After reading the title I know most of you are thinking; “what’s a Moki Dugway”? My answer would be; “think Thelma and Louise”. At the end of the movie, being chased by the police, Thelma and Louise reach a dead end when they drive up to the end of a mesa. The only way out is to drive off the cliff into oblivion. The ending could have been filmed at Moki Dugway.
(The decent begins)
Hearing the Stories
I first heard about Moki Dugway from friends who had driven it 2 years ago. When we left the “House on Fire” pueblo ruins our next destination was Valley of The Gods. Our route would take us on the intimidating drive down Moki Dugway. Moki Dugway is part of highway 261. Highway 261 is a 2 lane highway through the high desert in the southeast corner of Utah.
(Rt. 165 stretches to the horizon)
It’s a road where you can travel at 75mph and feel like you’re not going fast. About the only signs you’ll see is “Free Range Cattle-Use Caution”. This means cattle roam free here and will wander across the road at any time. Proof of this was the dead calf we passed on our route down this remote highway. As we neared Moki Dugway we started to see signs of what we were coming to. Road signs started appearing with cautions:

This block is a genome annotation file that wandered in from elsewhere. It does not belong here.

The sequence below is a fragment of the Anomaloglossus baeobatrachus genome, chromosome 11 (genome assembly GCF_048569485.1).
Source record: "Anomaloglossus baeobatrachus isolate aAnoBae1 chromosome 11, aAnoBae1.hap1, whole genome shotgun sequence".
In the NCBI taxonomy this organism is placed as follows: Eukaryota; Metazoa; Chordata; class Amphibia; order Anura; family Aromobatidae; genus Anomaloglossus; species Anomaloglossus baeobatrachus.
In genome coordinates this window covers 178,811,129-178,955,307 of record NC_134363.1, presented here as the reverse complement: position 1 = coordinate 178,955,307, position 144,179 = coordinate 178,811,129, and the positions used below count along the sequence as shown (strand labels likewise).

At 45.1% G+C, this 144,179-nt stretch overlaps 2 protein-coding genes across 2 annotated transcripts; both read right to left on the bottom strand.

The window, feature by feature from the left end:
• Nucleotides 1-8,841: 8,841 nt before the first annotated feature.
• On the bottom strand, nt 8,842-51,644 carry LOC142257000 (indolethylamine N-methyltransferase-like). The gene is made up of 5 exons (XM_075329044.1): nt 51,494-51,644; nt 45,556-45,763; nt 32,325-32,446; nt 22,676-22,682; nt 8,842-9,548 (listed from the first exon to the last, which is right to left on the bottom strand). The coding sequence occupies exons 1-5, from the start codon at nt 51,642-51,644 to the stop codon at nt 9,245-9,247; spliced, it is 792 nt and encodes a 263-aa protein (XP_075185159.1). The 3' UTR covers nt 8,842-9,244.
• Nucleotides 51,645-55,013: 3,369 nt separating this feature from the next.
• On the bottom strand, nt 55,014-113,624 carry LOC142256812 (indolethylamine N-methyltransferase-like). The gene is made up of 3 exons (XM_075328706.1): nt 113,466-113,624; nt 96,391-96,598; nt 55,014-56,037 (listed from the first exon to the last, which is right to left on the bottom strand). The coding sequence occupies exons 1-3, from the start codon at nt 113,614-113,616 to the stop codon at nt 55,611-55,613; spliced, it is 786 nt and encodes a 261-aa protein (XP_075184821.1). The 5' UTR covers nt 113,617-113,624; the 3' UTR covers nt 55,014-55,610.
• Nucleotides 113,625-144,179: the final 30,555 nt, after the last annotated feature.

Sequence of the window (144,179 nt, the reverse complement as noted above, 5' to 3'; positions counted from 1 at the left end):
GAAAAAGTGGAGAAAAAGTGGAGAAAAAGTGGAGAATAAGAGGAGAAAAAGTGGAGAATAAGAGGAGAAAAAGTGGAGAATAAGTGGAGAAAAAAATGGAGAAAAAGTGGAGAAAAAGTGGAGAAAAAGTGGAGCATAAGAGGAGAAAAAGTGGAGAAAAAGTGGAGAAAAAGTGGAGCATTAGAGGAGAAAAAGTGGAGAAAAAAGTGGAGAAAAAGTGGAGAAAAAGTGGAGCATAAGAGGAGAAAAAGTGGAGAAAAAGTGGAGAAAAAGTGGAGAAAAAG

(The valley below)
No Vehicle Over 27 Ft.
Dirt Road for the next 2.5 miles
No vehicle over 27 feet
Use Caution-No Shoulder or Guardrail
When they built highway 261 they must have arrived at the mesa, and with no route around it, they simply cut a road into the face of the mesa. Moki Dugway starts at over 6000 feet and drops 1100 feet over 3 miles of dirt road with numerous switchbacks, no guardrail, narrow to the point where, in some places, only one vehicle can fit through at a time and absolutely stunning scenery. I mentioned in my last blog (“House on Fire”) that I had reversed the route for the day to start out at House on Fire.
(where we're going)
Top to Bottom
This put us in the position of driving Moki Dugway from the top down. If you’re going to drive it this is the route you want because, as you descend, the scenery spreads out before you. I was glad I wasn’t driving so I could take it all in. It would be easy to get distracted and drive off the road-leading to a plunge of hundreds of feet in some places. We stopped numerous times on the way down because the views were stunning and we wanted to shoot.
(Looking into the Valley of the Gods)
Where The Hell Does the Road Go?
When we reached the bottom, looking back up, there was little indication that a road existed there. Other than the brief sighting of a vehicle on one of the precarious sections there was no indication where the road went. I can imagine driving up from the south and seeing the road head into the mesa, the thought must be; “where the hell does the road go”?
(Above the high desert)
If you ever find yourself in this area try and include Moki Dugway in your itinerary. It’s a once in a lifetime experience. The drive is an adventure in itself but the stunning views over the vast high desert and Valley of the Gods are the real reward.
Butch Lombardi-East Bay Images Photography